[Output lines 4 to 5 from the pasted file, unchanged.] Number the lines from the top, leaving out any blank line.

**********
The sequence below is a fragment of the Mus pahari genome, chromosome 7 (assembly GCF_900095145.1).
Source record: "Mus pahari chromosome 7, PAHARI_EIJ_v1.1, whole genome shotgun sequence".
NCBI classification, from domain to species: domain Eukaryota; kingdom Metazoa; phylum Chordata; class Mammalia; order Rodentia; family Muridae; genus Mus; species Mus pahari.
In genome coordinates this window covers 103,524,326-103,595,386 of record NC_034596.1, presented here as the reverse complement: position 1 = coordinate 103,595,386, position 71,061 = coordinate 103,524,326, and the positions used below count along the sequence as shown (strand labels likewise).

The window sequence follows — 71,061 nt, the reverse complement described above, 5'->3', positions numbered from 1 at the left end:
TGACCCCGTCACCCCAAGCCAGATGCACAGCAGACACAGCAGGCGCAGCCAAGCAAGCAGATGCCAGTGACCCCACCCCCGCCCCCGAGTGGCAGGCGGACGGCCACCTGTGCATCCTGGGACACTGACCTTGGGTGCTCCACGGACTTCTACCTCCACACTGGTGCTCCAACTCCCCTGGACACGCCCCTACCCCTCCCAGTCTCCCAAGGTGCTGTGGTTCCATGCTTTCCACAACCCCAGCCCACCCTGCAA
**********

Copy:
In genome coordinates this window covers 103,524,326-103,595,386 of record NC_034596.1, presented here as the reverse complement: position 1 = coordinate 103,595,386, position 71,061 = coordinate 103,524,326, and the positions used below count along the sequence as shown (strand labels likewise).

The window sequence follows — 71,061 nt, the reverse complement described above, 5'->3', positions numbered from 1 at the left end: